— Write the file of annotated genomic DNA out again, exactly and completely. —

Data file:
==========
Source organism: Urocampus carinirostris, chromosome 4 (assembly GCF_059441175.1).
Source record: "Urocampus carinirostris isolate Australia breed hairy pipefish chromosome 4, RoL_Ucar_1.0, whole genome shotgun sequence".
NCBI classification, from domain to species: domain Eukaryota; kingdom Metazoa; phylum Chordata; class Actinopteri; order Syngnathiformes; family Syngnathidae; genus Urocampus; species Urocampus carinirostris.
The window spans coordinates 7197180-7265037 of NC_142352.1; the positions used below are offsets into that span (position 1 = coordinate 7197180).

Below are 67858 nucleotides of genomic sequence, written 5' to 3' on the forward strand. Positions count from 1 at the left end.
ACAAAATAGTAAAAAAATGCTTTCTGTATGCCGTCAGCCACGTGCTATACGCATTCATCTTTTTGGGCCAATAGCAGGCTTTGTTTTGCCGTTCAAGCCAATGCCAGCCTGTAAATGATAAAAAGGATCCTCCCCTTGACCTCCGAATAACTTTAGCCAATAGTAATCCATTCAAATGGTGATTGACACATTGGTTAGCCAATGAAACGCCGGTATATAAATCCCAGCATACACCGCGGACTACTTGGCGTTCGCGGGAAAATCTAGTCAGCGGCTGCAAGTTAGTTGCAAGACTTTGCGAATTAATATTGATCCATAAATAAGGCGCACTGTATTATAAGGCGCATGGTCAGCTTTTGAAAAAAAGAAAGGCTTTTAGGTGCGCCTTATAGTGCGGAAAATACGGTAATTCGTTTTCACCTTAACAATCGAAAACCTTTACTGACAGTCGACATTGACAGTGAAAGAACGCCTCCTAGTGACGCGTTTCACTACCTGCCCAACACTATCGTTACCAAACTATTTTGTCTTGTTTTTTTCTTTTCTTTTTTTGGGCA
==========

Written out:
Source organism: Urocampus carinirostris, chromosome 4 (assembly GCF_059441175.1).
Source record: "Urocampus carinirostris isolate Australia breed hairy pipefish chromosome 4, RoL_Ucar_1.0, whole genome shotgun sequence".
NCBI classification, from domain to species: domain Eukaryota; kingdom Metazoa; phylum Chordata; class Actinopteri; order Syngnathiformes; family Syngnathidae; genus Urocampus; species Urocampus carinirostris.
The window spans coordinates 7197180-7265037 of NC_142352.1; the positions used below are offsets into that span (position 1 = coordinate 7197180).

Below are 67858 nucleotides of genomic sequence, written 5' to 3' on the forward strand. Positions count from 1 at the left end.
ACAAAATAGTAAAAAAATGCTTTCTGTATGCCGTCAGCCACGTGCTATACGCATTCATCTTTTTGGGCCAATAGCAGGCTTTGTTTTGCCGTTCAAGCCAATGCCAGCCTGTAAATGATAAAAAGGATCCTCCCCTTGACCTCCGAATAACTTTAGCCAATAGTAATCCATTCAAATGGTGATTGACACATTGGTTAGCCAATGAAACGCCGGTATATAAATCCCAGCATACACCGCGGACTACTTGGCGTTCGCGGGAAAATCTAGTCAGCGGCTGCAAGTTAGTTGCAAGACTTTGCGAATTAATATTGATCCATAAATAAGGCGCACTGTATTATAAGGCGCATGGTCAGCTTTTGAAAAAAAGAAAGGCTTTTAGGTGCGCCTTATAGTGCGGAAAATACGGTAATTCGTTTTCACCTTAACAATCGAAAACCTTTACTGACAGTCGACATTGACAGTGAAAGAACGCCTCCTAGTGACGCGTTTCACTACCTGCCCAACACTATCGTTACCAAACTATTTTGTCTTGTTTTTTTCTTTTCTTTTTTTGGGCA